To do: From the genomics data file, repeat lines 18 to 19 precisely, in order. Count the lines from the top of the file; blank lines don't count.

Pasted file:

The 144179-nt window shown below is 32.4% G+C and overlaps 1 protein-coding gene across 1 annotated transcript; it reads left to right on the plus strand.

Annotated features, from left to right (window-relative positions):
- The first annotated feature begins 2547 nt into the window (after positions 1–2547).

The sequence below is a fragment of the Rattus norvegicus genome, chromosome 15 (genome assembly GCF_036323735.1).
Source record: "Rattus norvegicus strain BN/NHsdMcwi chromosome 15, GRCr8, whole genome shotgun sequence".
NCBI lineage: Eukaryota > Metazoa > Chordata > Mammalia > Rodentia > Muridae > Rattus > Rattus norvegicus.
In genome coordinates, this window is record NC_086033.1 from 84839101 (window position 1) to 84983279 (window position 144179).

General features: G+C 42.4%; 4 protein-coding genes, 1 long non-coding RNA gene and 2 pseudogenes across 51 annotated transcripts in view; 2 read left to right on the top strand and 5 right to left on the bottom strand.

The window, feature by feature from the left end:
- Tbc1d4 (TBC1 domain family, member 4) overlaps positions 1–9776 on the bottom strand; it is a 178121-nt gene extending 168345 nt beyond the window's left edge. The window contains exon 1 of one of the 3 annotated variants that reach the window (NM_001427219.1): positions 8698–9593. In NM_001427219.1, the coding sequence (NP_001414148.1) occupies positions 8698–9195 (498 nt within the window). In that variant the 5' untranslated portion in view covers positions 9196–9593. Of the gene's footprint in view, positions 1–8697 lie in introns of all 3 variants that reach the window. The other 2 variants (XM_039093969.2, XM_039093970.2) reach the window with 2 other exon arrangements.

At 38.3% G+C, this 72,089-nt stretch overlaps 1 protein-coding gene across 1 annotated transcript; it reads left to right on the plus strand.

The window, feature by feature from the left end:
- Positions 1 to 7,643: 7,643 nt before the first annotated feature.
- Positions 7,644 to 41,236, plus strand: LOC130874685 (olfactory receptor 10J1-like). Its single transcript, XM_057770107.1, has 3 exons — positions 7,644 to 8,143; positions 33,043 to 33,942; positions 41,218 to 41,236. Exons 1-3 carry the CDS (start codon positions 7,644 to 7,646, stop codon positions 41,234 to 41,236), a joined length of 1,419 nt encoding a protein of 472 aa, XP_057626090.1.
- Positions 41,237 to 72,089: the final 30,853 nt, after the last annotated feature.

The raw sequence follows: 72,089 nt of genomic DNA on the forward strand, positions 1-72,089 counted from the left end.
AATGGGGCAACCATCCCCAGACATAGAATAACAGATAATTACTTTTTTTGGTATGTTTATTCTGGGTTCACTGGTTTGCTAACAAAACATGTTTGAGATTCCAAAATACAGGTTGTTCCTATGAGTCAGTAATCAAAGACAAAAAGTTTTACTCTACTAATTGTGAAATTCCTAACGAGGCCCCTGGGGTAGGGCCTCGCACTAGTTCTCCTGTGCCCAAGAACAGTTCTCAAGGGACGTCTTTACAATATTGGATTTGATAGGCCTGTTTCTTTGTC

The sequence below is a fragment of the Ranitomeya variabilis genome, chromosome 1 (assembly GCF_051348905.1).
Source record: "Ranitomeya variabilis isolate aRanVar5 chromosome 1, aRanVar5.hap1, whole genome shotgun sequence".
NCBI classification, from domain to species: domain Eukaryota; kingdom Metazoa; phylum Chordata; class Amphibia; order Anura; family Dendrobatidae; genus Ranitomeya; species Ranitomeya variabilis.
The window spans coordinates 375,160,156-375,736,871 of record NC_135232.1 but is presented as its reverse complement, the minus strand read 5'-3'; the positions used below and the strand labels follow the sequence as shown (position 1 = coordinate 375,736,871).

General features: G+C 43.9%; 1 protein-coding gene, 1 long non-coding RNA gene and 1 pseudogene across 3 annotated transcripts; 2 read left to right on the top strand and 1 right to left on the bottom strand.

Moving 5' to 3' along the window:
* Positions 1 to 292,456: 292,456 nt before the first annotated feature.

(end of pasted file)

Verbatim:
The sequence below is a fragment of the Ranitomeya variabilis genome, chromosome 1 (assembly GCF_051348905.1).
Source record: "Ranitomeya variabilis isolate aRanVar5 chromosome 1, aRanVar5.hap1, whole genome shotgun sequence".